So, I am trying to remind myself that whatever happens, hopefully great things lay ahead for this little story.

The media release about the shortlisting is here. I’m stoked to be shortlisted alongside some other great emerging WA writers. I’ve briefly met all five other writers on the shortlist, and they are all super chill. Through some of the radio promo we did on RTR FM and Radio Fremantle, I’ve had the chance to chat some more with Yuot Alaak (shortlisted for his manuscript Father of the Lost Boys) and Alan Fyfe (shortlisted for Floaters) and they are both really friendly and supportive. Their stories sound both important and timely.

I still don’t know if I have fully felt the impact of being shortlisted for this award. Usually, my imposter syndrome flares up when something like this happens, but this time around I am just feeling deeply grateful and excited about the opportunity. I hope this feeling lasts!

More to come, soon, when I get my act together.

Holden

How Losing My Job Saved My Career

It’s funny how a random memory can make you realise how much your life has changed.

An old photo popped up on my Facebook news feed this week. The photo was of me, two years ago, when I grew my hair long. At the time, I thought it made me look like Foo Fighters frontman Dave Grohl, who, as we all know, is not just a total rock god but a man of extraordinary hair. Hence, Grohl became not just my rock idol but my hair idol.

For the sake of full disclosure, the wookie in the below image was me in early September 2016.

holden long hair 2016
Yep, that’s my hair.

When this popped up the other day, I shared the image again on social media, because I thought it was funny. At the time, I thought draping my hair over my face, putting on my sunnies and pretending I was some kind of living hairball was the height of visual humour. I can confirm that two years later, nothing has changed: I am obviously still fucking hilarious. ^_^

When I shared this on social media, I said something vague like “this was me two years ago – never be afraid to change”. In hindsight, I thought this probably read like a dumb comment, because it’s pretty damn easy to change your haircut, and I don’t know many grown adults who are afraid of their barber.

But what I was thinking of when I said that was less the haircut and more what the haircut represented.

Because when I saw this picture, my first thought – after laughing at my own comic genius, of course – wasn’t how I bore a striking resemblance to Cousin Itt.

My first thought was: I remember what it was like being you.

I suddenly remembered how the 2016 model Holden felt, day-in, day-out, and it was not happy.

DAVE GROHL
My hair idol, Dave Grohl.

In September 2016, I was struggling with the later drafts of my first novel, and I think on some level I knew it wasn’t as good as I wanted it to be. This made me depressed because I wanted to be a great writer with a great novel and the novel I was working on at the time only felt “good”.

At the same time, I was working in a day job where I was being treated like crap by my boss – the passive-aggressive kind of shit that absolutely nobody needs in their life. I was struggling to stay sober. To cope with everything, I was smoking a lot (my car was practically an ashtray on wheels) and I shovelled the absolute worst shit into my body: a constant stream of Maccas and pizza and KFC and chocolate and cool drink and sugar. Not only did this hideous nutrition make me feel constantly gross, I was also obese, and you couldn’t force me to set foot in a gym.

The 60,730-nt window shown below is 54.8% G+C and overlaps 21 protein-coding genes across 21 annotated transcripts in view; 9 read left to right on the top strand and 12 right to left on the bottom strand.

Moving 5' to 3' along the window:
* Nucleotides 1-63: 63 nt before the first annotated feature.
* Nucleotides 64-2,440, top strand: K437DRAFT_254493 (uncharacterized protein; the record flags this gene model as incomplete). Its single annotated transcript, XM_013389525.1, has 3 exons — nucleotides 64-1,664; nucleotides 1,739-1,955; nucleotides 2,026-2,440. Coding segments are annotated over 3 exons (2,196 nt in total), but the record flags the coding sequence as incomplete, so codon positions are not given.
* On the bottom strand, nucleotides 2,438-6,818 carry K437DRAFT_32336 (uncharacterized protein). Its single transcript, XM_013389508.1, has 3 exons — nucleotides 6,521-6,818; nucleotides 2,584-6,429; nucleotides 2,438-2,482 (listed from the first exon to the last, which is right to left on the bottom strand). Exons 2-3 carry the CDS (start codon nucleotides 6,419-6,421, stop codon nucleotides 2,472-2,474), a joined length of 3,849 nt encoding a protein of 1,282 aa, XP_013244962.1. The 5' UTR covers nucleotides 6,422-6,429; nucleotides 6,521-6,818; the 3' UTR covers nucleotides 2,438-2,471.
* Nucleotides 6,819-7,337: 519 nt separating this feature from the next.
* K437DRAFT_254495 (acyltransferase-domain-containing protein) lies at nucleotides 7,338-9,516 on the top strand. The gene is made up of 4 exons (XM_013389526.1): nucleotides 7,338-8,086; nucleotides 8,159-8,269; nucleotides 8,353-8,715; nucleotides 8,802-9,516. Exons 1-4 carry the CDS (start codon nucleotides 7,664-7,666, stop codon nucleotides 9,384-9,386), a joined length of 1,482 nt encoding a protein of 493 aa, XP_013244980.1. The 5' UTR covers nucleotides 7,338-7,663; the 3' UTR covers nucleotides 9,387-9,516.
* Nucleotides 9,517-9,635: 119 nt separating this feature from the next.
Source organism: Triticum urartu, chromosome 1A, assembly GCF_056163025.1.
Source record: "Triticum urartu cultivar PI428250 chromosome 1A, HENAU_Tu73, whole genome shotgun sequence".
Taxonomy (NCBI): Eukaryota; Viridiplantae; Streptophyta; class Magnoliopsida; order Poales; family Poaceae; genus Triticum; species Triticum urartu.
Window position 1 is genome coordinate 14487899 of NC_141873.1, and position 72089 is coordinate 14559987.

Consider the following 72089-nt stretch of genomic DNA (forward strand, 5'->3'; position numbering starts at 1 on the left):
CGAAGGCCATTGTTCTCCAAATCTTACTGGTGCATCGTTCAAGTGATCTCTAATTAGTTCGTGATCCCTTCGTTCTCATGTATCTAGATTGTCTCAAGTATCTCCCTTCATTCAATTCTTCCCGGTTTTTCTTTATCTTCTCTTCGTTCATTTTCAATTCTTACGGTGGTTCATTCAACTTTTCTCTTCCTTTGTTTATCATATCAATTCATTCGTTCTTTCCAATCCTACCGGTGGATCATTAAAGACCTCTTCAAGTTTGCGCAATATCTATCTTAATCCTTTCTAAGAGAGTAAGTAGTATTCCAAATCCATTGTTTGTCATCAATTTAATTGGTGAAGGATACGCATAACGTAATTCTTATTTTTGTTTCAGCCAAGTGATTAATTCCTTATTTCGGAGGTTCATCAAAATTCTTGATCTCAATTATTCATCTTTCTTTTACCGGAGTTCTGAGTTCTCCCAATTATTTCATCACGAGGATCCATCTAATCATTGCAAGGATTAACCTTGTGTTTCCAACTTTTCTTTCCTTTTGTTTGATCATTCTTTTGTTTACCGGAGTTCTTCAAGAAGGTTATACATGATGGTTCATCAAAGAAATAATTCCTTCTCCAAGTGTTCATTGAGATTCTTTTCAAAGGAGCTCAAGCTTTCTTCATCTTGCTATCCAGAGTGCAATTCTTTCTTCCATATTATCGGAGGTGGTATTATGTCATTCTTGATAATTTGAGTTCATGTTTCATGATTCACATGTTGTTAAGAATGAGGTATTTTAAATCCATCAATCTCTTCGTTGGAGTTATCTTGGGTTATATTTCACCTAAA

When I waddled into the house each night after work wanting to burst into (very masculine) tears, I would think my sore feet and my endless burning acid reflux and my depressed state were just part of getting older. “I guess this is what it’s like to get to 28,” I remember thinking.

It saddens me that I thought obesity and depression were part of becoming an adult.

The truth is, part of me felt resigned to an impending adulthood that would tear my dream of being a writer out of my grasp.

Although I had decided, in 2014, to pursue writing, I still had a very old map of my future lodged in the haywire circuitry of my brain. Full-time work still came first, and writing was wedged around the sides. I still wanted to climb the corporate ladder – not that my ladder was particularly corporate, working at a university – but I desired to work my way up higher, be promoted, be more senior, be paid more, be more recognised. I thought that once I hit 30, that would be the time to build a house in the far northern suburbs, get a mortgage, start a family.

So, when I see this hairy photo, I see that slightly younger version of myself. A man who was struggling, and depressed, and had absolutely no idea what he was doing.

A few days after this photo was taken, everything changed.

There was a restructure at work, and I lost my job.

The day I lost my job, I felt like any guy who loses his job. I felt like a failure; I wondered whether any of it was personal; I wondered why I hadn’t been good enough to keep. I felt like someone had flung a medicine ball into my solar plexus.

But the next day, I didn’t wake up dreading going to work, because I knew it was no longer going to be my life. I woke up realising my life was going to change, and suddenly, change didn’t seem like a bad thing.